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Lud-in-the-Mist by Hope Mirrlees
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Dec 08, 11

Read in November, 2006

"Poor Chanticleer! Poor John o' Dreams!" he said gently. "I have often wished my honey were not so bitter to the taste. Believe me, Chanticleer, I fain would find an antidote to the bitter herb of life, but none grows this side of the hills - or the other."
"And yet . . . I have never tasted fairy fruit," said Master Nathaniel in a low broken voice.
"There are many fruits in my orchard, and many and various are the fruit they bear - music and dreams and grief and sometimes, joy. All your life, Chanticleer, you have eaten fairy fruit, and some day, it may be, you will hear the Note again - but that I cannot promise."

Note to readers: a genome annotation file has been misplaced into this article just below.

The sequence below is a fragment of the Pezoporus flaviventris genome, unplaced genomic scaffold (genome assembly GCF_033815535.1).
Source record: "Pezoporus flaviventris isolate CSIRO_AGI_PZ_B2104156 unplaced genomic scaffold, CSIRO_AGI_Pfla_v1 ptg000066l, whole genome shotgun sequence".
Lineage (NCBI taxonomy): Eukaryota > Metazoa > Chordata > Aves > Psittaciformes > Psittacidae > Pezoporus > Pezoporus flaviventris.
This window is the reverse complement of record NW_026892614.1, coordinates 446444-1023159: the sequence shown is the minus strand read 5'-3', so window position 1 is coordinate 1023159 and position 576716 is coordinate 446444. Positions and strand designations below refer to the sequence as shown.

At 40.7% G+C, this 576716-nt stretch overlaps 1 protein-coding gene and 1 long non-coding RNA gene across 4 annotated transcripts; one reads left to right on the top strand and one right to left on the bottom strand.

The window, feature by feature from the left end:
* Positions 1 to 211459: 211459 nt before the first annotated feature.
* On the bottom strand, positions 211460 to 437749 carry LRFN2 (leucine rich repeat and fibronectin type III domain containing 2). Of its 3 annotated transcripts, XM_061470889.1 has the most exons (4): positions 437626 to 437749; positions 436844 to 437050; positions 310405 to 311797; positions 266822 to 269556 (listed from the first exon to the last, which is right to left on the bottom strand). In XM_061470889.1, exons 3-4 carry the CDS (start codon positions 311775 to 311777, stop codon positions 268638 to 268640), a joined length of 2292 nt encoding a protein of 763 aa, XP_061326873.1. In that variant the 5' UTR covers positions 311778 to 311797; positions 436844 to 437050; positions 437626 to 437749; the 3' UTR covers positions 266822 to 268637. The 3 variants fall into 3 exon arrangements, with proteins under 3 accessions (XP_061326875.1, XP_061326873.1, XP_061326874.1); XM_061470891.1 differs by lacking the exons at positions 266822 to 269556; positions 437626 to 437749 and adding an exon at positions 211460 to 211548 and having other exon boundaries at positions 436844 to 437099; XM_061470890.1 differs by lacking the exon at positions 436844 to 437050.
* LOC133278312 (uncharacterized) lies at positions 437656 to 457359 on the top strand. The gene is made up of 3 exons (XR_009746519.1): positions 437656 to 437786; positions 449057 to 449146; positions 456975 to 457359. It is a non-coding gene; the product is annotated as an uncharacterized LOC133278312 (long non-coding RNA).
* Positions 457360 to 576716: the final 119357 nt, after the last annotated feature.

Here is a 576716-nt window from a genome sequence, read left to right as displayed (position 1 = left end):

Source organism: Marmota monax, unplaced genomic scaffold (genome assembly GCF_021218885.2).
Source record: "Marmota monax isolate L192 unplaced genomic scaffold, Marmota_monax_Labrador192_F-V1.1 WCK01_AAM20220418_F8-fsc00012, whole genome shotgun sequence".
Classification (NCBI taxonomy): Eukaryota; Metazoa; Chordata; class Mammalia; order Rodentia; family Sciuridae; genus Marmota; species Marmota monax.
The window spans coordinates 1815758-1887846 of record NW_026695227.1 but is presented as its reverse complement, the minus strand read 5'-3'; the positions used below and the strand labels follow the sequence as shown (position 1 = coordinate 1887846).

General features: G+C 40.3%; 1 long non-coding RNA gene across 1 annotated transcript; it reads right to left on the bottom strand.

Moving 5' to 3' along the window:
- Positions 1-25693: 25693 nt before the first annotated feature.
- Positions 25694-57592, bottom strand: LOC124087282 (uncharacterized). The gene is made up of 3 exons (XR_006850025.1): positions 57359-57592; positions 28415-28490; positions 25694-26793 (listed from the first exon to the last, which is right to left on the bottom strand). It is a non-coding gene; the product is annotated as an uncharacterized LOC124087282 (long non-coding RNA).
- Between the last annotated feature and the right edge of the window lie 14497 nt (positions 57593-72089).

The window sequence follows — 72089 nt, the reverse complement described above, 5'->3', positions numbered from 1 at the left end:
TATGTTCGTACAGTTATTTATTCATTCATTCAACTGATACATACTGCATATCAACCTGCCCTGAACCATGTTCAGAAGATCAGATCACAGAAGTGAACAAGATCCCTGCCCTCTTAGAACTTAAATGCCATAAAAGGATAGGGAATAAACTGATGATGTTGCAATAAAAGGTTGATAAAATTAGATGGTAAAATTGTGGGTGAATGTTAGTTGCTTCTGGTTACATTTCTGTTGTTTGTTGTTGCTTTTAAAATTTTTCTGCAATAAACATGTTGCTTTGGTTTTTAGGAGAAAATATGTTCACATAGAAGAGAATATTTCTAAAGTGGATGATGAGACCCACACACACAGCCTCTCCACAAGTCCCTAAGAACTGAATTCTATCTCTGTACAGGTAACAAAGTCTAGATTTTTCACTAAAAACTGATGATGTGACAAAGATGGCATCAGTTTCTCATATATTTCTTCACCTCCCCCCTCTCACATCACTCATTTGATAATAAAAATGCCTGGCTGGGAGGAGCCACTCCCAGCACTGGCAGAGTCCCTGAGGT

A Fantasy classic from the 1920s, "Lud-in-the-Mist" was Hope Mirrlees' only foray into the genre. The Luddites have had no truck with magic since a revolution several hundred years ago in which they threw out the dissolute Lord Aubrey and replaced magic with the rule of law. But the river Dapple, whose source is in Fairyland, flows through the town, and fairy fruits are still smuggled into Lud, causing 'madness, suicide, orgiastic dances, and wild doings under the moon' in those who eat them.

And when his son shows signs of having eaten fairy fruit and the pupils of Miss Crabapple's Academy for young ladies, his daughter among them, vanish into Fairyland, Mayor Nathaniel Chanticleer has to face the danger head on, instead of hiding behind the legal fictions that deny the existence of Faerie.
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